Read judgment

More than two years after assuming office as president of Zambia, Hakainde Hichilema still lives in his own home, not in the official presidential residence at state house.  Opposition politician, Sean Tembo has taken issue with this state of affairs, saying it’s unconstitutional, especially because of the cost to the public purse of the president’s daily commute to the official offices at state house.

According to Tembo, who is president of Patriots for Economic Progress, these daily commutes were ‘characterised by high level security protocols which include a long convoy of motor vehicles cruising at high speed, closure of all roads adjoining the road used by the presidential convoy, loud noises emanating from the sirens of police vehicles and motor bikes, deployment of officers to line up the entire route and utilisation of multiple Zambia police motor vehicles to drop off and pick up police officers participating in route lining activities.’

Tembo’s view, as put to the court, was that Hichilema’s ‘refusal’ to move to the official presidential residence was based on his ‘self-interest and desire for exaggerated luxury and opulence, with no regard whatsoever [for] the prudent use of resources of the country.’

‘Waste of public resources’

Further, this insistence did not promote ‘fair and equitable use of public resources, results in loss of economic productivity and unnecessary inconvenience to the general public’, and infringed several articles of the constitution.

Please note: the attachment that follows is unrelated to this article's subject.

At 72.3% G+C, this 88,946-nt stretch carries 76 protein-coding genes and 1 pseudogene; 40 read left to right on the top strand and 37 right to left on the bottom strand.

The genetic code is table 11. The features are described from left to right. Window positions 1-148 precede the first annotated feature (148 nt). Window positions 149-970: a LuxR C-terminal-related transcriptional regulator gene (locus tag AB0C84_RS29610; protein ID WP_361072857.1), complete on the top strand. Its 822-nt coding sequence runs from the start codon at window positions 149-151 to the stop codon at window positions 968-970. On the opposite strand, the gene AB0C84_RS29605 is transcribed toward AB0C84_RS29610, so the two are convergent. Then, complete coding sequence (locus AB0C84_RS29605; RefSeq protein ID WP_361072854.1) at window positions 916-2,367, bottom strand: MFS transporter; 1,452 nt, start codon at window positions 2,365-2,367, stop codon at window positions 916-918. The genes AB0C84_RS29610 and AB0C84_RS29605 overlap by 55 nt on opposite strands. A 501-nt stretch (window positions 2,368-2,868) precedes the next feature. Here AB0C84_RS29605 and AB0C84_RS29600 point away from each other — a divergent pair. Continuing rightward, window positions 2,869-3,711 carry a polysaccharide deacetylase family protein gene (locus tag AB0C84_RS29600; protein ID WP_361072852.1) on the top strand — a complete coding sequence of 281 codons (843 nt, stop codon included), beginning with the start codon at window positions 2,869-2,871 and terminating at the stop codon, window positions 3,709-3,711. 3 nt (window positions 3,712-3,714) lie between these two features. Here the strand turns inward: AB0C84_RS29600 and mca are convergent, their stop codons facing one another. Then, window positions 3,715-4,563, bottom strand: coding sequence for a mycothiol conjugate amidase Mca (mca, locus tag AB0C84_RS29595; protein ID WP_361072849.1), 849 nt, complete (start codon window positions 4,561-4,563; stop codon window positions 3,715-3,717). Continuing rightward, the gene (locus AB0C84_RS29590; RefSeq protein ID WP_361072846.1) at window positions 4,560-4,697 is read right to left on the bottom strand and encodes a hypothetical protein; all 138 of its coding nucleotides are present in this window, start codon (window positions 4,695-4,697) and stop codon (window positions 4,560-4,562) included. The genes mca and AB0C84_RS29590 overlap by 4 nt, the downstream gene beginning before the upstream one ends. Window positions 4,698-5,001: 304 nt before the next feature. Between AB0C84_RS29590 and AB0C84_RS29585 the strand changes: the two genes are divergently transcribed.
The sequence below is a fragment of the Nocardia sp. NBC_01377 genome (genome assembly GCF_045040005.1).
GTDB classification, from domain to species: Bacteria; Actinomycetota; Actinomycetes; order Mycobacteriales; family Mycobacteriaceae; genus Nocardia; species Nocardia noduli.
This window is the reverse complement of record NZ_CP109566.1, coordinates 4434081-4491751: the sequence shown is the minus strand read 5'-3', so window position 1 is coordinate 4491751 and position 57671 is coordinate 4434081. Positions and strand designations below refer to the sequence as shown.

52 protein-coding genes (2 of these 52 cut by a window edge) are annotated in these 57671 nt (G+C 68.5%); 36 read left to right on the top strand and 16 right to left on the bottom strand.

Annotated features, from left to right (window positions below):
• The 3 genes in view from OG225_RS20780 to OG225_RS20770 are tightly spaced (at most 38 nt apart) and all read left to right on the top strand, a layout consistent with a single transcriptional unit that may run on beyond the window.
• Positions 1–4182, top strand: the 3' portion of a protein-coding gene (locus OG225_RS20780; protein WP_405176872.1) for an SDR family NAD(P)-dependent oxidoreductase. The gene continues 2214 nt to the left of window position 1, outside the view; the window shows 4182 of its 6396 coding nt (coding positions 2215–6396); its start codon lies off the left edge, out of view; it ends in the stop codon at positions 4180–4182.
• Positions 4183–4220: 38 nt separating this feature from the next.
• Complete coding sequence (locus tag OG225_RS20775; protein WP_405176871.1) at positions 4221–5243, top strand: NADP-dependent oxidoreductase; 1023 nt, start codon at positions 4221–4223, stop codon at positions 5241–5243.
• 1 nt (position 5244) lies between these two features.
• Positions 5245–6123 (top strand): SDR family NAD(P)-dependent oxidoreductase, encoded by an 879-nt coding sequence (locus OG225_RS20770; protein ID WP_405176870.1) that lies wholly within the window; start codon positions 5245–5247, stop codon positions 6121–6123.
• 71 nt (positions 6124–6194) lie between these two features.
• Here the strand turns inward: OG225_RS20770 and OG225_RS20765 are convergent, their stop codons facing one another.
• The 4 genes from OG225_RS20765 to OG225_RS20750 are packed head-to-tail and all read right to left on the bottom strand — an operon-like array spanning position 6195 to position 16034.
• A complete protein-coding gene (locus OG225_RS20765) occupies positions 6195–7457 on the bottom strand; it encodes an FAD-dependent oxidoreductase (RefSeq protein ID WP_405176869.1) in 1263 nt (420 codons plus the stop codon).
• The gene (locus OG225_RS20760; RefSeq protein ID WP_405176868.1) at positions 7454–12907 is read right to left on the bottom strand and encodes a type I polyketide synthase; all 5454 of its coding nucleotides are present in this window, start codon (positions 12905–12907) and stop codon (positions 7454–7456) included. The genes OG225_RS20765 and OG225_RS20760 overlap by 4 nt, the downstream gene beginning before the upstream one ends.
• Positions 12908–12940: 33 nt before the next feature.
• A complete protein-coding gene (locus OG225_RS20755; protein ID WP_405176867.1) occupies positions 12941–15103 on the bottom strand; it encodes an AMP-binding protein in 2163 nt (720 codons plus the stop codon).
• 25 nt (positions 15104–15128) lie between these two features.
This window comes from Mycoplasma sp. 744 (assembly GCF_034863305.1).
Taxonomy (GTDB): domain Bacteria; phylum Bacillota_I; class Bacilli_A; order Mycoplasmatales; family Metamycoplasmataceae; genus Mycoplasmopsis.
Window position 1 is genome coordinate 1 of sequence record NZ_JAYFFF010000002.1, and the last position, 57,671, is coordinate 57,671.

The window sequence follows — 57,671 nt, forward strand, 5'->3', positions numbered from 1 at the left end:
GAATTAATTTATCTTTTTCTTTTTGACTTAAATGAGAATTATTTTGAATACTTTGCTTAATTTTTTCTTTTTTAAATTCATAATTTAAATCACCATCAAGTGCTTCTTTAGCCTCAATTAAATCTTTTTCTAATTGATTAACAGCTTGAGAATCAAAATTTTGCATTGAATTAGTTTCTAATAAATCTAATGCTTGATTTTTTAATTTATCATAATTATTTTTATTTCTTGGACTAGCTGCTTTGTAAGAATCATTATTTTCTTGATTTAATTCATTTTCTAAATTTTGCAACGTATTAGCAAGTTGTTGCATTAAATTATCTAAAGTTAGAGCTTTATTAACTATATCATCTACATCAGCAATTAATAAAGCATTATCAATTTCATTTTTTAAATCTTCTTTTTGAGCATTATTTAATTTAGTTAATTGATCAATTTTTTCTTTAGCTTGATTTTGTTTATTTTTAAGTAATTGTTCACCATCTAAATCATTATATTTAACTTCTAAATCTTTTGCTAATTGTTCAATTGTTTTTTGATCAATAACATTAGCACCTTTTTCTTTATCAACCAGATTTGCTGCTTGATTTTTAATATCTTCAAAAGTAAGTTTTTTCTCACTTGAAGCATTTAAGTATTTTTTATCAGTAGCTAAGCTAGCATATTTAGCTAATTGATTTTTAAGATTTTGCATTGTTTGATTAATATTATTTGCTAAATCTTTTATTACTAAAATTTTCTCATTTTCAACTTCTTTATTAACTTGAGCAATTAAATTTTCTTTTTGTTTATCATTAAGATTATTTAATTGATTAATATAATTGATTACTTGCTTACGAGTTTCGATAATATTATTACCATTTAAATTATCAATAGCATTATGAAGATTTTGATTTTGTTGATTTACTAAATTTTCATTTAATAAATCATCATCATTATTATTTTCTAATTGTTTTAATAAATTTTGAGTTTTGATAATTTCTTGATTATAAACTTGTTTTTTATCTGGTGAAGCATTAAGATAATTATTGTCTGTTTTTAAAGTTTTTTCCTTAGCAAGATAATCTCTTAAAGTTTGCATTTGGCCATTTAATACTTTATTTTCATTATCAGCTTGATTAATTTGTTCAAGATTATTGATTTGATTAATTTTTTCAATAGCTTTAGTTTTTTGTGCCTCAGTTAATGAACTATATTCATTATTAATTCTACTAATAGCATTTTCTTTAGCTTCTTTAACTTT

Tembo, a qualified accountant, claimed that the daily presidential trek to and from state house was costing the country a lot of money. ‘(F)uel and maintenance for approximately 20 motor vehicles, together with the cost of deploying approximately 1000 police officers for route-lining purposes is estimated at ZMW 126,945,107.84 per annum’.

This was a waste of public resources and contravened the constitutional provision that the public service ought to promote efficient, effective and economic use of national resources, he said.

Summarising Tembo’s argument, the court said that, according to him, a crucial element of the constitutional vision was to make a ‘decisive break from unchecked abuse of state power and resources’ that, according to Tembo, was ‘virtually institutionalised during the one-party era.’

‘More comfortable’